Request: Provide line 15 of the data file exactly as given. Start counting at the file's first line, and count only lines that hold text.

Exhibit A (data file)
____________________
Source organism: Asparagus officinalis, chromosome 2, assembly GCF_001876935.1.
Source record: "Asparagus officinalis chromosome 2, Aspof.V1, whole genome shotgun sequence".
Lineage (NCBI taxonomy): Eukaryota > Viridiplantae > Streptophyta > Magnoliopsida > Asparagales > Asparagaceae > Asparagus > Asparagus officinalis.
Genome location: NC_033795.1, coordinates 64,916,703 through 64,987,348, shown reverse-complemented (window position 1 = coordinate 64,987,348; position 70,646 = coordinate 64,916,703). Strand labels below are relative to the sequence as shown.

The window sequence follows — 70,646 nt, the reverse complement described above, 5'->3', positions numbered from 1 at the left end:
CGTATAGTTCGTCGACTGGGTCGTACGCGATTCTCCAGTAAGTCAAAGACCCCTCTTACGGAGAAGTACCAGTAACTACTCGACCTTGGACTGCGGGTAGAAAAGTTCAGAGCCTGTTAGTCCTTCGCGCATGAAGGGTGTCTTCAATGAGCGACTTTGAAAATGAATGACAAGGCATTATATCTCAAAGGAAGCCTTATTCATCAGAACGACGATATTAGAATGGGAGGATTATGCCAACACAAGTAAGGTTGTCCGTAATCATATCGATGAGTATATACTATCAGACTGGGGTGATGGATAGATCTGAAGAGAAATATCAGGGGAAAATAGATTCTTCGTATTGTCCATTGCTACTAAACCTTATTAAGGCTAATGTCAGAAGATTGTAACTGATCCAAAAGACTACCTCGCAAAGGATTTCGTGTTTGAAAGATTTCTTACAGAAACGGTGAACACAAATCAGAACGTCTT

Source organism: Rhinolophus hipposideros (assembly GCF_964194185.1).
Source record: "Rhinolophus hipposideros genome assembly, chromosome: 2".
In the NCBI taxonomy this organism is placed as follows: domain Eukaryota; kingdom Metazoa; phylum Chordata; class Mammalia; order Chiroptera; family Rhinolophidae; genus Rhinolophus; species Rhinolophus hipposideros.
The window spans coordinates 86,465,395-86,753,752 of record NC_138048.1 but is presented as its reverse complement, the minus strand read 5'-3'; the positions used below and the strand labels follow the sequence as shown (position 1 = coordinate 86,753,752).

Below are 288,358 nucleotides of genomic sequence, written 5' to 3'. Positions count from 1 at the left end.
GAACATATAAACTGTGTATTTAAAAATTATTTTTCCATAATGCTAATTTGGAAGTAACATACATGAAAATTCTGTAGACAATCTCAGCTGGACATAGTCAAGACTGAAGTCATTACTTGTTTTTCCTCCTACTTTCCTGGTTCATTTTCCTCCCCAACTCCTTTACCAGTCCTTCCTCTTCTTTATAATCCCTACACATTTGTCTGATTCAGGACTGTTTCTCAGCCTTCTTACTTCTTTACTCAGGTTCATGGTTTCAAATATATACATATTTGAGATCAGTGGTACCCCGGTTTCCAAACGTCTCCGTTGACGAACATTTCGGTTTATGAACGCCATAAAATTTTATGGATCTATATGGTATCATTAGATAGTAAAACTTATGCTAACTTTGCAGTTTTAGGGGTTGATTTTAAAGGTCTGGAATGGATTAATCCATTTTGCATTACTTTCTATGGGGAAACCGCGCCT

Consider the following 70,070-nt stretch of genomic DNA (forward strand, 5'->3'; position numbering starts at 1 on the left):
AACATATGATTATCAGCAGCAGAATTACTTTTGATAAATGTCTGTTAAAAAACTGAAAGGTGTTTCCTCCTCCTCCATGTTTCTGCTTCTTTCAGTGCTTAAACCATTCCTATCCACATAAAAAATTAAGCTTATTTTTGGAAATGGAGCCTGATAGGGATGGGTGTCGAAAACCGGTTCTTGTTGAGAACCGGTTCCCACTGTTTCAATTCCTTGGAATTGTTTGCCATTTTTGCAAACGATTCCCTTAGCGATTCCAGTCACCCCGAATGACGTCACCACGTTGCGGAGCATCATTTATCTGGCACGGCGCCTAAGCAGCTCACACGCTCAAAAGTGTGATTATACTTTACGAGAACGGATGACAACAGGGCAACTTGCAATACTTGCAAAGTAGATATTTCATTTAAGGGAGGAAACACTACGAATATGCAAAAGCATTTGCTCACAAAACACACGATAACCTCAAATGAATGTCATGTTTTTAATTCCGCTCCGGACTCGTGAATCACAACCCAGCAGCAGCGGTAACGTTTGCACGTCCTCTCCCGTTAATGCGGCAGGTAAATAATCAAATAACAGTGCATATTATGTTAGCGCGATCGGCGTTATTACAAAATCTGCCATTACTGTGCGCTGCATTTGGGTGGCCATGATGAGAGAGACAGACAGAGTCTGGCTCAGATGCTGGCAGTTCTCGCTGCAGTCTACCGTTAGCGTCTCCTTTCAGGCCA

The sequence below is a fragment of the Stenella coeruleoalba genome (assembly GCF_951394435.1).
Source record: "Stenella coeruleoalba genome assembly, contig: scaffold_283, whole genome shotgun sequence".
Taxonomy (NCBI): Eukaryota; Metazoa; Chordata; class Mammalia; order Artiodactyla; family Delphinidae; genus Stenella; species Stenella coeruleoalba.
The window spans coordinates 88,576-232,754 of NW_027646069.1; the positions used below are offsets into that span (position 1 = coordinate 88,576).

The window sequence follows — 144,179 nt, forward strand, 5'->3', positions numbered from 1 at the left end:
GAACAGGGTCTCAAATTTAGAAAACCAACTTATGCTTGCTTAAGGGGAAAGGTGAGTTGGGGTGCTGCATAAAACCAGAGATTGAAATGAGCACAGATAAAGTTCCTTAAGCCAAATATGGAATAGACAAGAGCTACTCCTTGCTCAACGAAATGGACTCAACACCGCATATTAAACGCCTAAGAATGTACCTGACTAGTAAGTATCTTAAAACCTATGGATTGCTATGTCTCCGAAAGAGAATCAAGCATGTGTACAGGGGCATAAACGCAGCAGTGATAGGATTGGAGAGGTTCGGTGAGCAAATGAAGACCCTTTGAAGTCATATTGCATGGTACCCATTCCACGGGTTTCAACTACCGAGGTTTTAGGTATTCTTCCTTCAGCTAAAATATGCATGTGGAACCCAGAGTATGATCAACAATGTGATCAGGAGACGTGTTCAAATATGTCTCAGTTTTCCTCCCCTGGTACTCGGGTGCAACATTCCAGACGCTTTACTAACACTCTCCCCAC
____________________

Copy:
The sequence below is a fragment of the Stenella coeruleoalba genome (assembly GCF_951394435.1).